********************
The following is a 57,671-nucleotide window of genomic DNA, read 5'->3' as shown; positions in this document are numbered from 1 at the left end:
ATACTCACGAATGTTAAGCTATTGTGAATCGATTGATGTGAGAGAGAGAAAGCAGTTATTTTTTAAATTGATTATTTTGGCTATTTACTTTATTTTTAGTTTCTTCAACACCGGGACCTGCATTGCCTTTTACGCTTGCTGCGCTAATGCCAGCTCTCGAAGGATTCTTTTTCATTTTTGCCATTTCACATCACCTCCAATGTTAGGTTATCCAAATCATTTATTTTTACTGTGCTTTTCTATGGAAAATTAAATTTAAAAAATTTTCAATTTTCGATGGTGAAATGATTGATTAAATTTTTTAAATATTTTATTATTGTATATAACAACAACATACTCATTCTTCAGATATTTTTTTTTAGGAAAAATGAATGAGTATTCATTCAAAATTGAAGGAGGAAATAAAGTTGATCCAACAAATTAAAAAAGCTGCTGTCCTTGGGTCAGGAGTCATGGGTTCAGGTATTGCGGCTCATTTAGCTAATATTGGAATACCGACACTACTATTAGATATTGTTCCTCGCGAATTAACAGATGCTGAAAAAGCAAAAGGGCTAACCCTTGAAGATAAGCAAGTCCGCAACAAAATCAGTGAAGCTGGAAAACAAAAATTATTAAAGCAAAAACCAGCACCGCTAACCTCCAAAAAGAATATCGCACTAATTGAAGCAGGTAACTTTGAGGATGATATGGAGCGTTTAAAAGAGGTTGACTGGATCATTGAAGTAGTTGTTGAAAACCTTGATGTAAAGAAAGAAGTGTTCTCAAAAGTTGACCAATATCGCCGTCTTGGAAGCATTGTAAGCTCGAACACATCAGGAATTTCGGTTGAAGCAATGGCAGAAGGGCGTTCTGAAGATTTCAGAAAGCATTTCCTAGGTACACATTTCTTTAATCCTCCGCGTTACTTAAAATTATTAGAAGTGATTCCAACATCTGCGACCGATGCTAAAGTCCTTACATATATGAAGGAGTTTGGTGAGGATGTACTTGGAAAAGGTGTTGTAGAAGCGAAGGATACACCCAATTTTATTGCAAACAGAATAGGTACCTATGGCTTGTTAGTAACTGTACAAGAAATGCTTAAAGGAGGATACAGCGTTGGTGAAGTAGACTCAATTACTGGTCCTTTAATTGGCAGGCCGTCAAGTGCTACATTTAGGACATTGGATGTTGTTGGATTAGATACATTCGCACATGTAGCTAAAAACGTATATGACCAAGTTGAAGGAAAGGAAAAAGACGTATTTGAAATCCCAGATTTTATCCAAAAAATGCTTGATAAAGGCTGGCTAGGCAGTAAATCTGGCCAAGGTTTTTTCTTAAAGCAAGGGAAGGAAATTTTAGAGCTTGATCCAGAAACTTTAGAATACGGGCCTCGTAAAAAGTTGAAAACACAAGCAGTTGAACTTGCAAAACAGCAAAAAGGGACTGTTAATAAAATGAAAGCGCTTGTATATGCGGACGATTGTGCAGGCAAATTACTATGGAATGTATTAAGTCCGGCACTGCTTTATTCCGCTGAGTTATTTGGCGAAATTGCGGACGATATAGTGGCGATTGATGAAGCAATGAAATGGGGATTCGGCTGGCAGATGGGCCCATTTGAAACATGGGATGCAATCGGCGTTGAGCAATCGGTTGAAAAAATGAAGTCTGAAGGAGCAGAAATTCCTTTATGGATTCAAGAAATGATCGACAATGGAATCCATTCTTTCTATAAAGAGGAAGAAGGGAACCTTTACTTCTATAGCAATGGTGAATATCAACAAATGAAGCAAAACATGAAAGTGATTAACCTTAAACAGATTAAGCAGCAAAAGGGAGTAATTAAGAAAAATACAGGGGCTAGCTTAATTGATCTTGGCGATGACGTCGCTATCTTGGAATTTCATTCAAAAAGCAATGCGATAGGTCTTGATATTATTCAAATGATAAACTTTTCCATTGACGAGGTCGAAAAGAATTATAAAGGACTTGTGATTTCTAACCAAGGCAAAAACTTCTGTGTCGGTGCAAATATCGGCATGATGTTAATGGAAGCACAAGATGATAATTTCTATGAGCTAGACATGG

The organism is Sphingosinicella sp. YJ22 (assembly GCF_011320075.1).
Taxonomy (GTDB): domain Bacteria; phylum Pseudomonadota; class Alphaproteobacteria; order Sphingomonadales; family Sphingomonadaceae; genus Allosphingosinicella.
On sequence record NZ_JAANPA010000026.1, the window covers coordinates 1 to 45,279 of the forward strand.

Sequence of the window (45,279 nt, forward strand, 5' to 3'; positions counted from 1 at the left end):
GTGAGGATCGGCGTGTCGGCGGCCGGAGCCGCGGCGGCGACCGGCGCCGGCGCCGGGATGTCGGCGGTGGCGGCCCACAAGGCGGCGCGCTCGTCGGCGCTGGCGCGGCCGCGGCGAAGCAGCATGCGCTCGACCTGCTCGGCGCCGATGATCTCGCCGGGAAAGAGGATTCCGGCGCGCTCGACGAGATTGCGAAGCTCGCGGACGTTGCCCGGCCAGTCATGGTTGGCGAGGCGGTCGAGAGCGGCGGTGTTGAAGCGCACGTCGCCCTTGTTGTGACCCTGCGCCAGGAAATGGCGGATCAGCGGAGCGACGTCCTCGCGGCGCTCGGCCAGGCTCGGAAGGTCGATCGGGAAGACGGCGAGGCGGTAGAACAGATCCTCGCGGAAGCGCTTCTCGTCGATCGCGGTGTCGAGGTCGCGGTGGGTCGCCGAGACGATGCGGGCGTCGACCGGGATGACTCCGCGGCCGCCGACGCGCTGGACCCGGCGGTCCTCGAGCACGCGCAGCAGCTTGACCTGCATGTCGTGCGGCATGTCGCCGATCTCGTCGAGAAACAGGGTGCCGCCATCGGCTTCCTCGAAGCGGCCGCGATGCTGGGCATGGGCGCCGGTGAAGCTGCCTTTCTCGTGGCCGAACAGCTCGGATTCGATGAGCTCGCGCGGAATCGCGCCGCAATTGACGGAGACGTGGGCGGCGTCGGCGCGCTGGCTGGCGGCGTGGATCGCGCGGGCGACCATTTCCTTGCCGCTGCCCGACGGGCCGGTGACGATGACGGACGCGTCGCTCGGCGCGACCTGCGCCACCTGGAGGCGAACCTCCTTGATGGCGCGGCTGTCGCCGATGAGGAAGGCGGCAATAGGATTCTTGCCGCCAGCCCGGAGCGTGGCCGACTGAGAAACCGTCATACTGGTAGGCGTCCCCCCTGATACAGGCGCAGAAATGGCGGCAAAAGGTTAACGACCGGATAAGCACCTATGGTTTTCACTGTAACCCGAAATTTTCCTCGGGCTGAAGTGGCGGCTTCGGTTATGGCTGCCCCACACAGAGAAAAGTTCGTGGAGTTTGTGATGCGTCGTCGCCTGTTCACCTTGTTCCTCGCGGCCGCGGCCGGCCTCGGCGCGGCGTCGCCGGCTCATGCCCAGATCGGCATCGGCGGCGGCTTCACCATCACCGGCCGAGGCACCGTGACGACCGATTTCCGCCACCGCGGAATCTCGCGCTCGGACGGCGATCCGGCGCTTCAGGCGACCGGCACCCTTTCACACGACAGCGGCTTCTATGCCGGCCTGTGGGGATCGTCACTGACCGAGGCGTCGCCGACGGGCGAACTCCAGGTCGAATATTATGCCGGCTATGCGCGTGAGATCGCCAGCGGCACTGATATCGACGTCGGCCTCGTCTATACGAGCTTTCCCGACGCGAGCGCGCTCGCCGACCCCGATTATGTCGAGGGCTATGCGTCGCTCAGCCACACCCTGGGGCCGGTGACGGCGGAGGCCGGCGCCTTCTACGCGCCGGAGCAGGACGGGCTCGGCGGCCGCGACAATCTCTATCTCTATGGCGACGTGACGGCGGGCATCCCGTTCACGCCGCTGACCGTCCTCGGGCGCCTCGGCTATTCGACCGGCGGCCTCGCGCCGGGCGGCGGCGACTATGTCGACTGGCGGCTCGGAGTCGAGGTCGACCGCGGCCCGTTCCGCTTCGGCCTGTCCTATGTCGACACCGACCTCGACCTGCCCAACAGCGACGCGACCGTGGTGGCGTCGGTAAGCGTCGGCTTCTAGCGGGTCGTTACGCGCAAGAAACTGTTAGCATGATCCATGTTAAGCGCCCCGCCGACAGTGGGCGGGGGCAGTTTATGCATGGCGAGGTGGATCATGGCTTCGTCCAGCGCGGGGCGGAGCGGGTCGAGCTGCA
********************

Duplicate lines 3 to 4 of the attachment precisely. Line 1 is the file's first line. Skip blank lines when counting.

The organism is Sphingosinicella sp. YJ22 (assembly GCF_011320075.1).
Taxonomy (GTDB): domain Bacteria; phylum Pseudomonadota; class Alphaproteobacteria; order Sphingomonadales; family Sphingomonadaceae; genus Allosphingosinicella.